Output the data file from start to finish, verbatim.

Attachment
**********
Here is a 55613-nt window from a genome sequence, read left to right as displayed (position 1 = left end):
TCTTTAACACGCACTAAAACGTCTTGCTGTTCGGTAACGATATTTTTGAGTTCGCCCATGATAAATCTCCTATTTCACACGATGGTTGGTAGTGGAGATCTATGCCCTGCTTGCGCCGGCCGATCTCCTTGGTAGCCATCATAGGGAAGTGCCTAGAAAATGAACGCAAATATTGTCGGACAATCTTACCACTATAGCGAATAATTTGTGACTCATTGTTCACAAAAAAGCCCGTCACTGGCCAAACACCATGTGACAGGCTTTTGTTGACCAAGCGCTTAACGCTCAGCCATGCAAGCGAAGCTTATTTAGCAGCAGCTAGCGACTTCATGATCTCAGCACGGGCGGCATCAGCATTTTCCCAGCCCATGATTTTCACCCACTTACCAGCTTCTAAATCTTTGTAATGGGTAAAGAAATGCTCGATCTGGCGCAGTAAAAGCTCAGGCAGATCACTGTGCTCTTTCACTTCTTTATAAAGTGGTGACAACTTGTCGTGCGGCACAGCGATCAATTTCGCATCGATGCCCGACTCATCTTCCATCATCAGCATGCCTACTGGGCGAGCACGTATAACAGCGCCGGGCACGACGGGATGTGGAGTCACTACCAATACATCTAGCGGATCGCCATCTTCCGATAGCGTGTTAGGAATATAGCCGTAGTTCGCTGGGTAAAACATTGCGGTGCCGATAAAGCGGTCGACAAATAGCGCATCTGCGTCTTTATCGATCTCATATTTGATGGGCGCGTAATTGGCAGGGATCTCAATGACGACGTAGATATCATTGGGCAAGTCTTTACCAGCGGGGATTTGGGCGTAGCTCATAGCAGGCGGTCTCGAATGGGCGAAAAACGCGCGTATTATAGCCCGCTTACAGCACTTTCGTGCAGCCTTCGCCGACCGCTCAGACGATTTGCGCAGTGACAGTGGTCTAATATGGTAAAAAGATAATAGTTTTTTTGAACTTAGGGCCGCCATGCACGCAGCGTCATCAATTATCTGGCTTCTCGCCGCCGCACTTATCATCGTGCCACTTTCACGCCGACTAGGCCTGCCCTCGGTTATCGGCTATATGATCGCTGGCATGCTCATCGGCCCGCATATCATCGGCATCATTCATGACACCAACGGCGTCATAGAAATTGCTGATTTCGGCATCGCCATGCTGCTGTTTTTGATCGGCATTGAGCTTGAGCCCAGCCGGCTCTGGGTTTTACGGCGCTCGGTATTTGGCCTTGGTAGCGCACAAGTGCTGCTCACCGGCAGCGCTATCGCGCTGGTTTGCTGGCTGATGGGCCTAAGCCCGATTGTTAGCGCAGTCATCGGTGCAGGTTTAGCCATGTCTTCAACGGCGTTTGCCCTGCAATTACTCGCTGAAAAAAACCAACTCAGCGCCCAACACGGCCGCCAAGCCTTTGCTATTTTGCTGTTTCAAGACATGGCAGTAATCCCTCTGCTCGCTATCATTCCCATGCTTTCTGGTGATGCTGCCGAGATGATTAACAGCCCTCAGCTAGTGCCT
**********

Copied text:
Here is a 55613-nt window from a genome sequence, read left to right as displayed (position 1 = left end):
TCTTTAACACGCACTAAAACGTCTTGCTGTTCGGTAACGATATTTTTGAGTTCGCCCATGATAAATCTCCTATTTCACACGATGGTTGGTAGTGGAGATCTATGCCCTGCTTGCGCCGGCCGATCTCCTTGGTAGCCATCATAGGGAAGTGCCTAGAAAATGAACGCAAATATTGTCGGACAATCTTACCACTATAGCGAATAATTTGTGACTCATTGTTCACAAAAAAGCCCGTCACTGGCCAAACACCATGTGACAGGCTTTTGTTGACCAAGCGCTTAACGCTCAGCCATGCAAGCGAAGCTTATTTAGCAGCAGCTAGCGACTTCATGATCTCAGCACGGGCGGCATCAGCATTTTCCCAGCCCATGATTTTCACCCACTTACCAGCTTCTAAATCTTTGTAATGGGTAAAGAAATGCTCGATCTGGCGCAGTAAAAGCTCAGGCAGATCACTGTGCTCTTTCACTTCTTTATAAAGTGGTGACAACTTGTCGTGCGGCACAGCGATCAATTTCGCATCGATGCCCGACTCATCTTCCATCATCAGCATGCCTACTGGGCGAGCACGTATAACAGCGCCGGGCACGACGGGATGTGGAGTCACTACCAATACATCTAGCGGATCGCCATCTTCCGATAGCGTGTTAGGAATATAGCCGTAGTTCGCTGGGTAAAACATTGCGGTGCCGATAAAGCGGTCGACAAATAGCGCATCTGCGTCTTTATCGATCTCATATTTGATGGGCGCGTAATTGGCAGGGATCTCAATGACGACGTAGATATCATTGGGCAAGTCTTTACCAGCGGGGATTTGGGCGTAGCTCATAGCAGGCGGTCTCGAATGGGCGAAAAACGCGCGTATTATAGCCCGCTTACAGCACTTTCGTGCAGCCTTCGCCGACCGCTCAGACGATTTGCGCAGTGACAGTGGTCTAATATGGTAAAAAGATAATAGTTTTTTTGAACTTAGGGCCGCCATGCACGCAGCGTCATCAATTATCTGGCTTCTCGCCGCCGCACTTATCATCGTGCCACTTTCACGCCGACTAGGCCTGCCCTCGGTTATCGGCTATATGATCGCTGGCATGCTCATCGGCCCGCATATCATCGGCATCATTCATGACACCAACGGCGTCATAGAAATTGCTGATTTCGGCATCGCCATGCTGCTGTTTTTGATCGGCATTGAGCTTGAGCCCAGCCGGCTCTGGGTTTTACGGCGCTCGGTATTTGGCCTTGGTAGCGCACAAGTGCTGCTCACCGGCAGCGCTATCGCGCTGGTTTGCTGGCTGATGGGCCTAAGCCCGATTGTTAGCGCAGTCATCGGTGCAGGTTTAGCCATGTCTTCAACGGCGTTTGCCCTGCAATTACTCGCTGAAAAAAACCAACTCAGCGCCCAACACGGCCGCCAAGCCTTTGCTATTTTGCTGTTTCAAGACATGGCAGTAATCCCTCTGCTCGCTATCATTCCCATGCTTTCTGGTGATGCTGCCGAGATGATTAACAGCCCTCAGCTAGTGCCT